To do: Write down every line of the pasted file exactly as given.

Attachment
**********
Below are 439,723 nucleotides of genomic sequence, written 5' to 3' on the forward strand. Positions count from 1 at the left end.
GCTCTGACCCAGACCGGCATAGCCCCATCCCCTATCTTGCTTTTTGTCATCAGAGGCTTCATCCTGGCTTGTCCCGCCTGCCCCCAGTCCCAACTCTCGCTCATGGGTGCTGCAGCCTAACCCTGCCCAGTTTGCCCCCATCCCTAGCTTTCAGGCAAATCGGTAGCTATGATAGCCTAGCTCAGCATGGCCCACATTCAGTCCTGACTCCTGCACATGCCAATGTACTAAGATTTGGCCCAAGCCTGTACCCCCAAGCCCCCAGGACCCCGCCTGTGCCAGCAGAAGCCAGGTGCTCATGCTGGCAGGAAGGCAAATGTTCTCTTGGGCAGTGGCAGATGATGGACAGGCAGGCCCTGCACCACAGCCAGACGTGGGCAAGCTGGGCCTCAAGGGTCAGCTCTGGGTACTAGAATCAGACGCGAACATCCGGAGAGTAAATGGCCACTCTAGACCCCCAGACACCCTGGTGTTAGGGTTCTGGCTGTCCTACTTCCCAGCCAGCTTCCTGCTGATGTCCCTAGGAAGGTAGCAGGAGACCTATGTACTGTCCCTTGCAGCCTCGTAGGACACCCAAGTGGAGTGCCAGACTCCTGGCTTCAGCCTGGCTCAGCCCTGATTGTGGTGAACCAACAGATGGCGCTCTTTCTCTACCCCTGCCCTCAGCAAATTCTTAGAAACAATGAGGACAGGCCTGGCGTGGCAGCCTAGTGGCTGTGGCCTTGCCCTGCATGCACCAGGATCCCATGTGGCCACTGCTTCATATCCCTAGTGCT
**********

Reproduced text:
Below are 439,723 nucleotides of genomic sequence, written 5' to 3' on the forward strand. Positions count from 1 at the left end.
GCTCTGACCCAGACCGGCATAGCCCCATCCCCTATCTTGCTTTTTGTCATCAGAGGCTTCATCCTGGCTTGTCCCGCCTGCCCCCAGTCCCAACTCTCGCTCATGGGTGCTGCAGCCTAACCCTGCCCAGTTTGCCCCCATCCCTAGCTTTCAGGCAAATCGGTAGCTATGATAGCCTAGCTCAGCATGGCCCACATTCAGTCCTGACTCCTGCACATGCCAATGTACTAAGATTTGGCCCAAGCCTGTACCCCCAAGCCCCCAGGACCCCGCCTGTGCCAGCAGAAGCCAGGTGCTCATGCTGGCAGGAAGGCAAATGTTCTCTTGGGCAGTGGCAGATGATGGACAGGCAGGCCCTGCACCACAGCCAGACGTGGGCAAGCTGGGCCTCAAGGGTCAGCTCTGGGTACTAGAATCAGACGCGAACATCCGGAGAGTAAATGGCCACTCTAGACCCCCAGACACCCTGGTGTTAGGGTTCTGGCTGTCCTACTTCCCAGCCAGCTTCCTGCTGATGTCCCTAGGAAGGTAGCAGGAGACCTATGTACTGTCCCTTGCAGCCTCGTAGGACACCCAAGTGGAGTGCCAGACTCCTGGCTTCAGCCTGGCTCAGCCCTGATTGTGGTGAACCAACAGATGGCGCTCTTTCTCTACCCCTGCCCTCAGCAAATTCTTAGAAACAATGAGGACAGGCCTGGCGTGGCAGCCTAGTGGCTGTGGCCTTGCCCTGCATGCACCAGGATCCCATGTGGCCACTGCTTCATATCCCTAGTGCT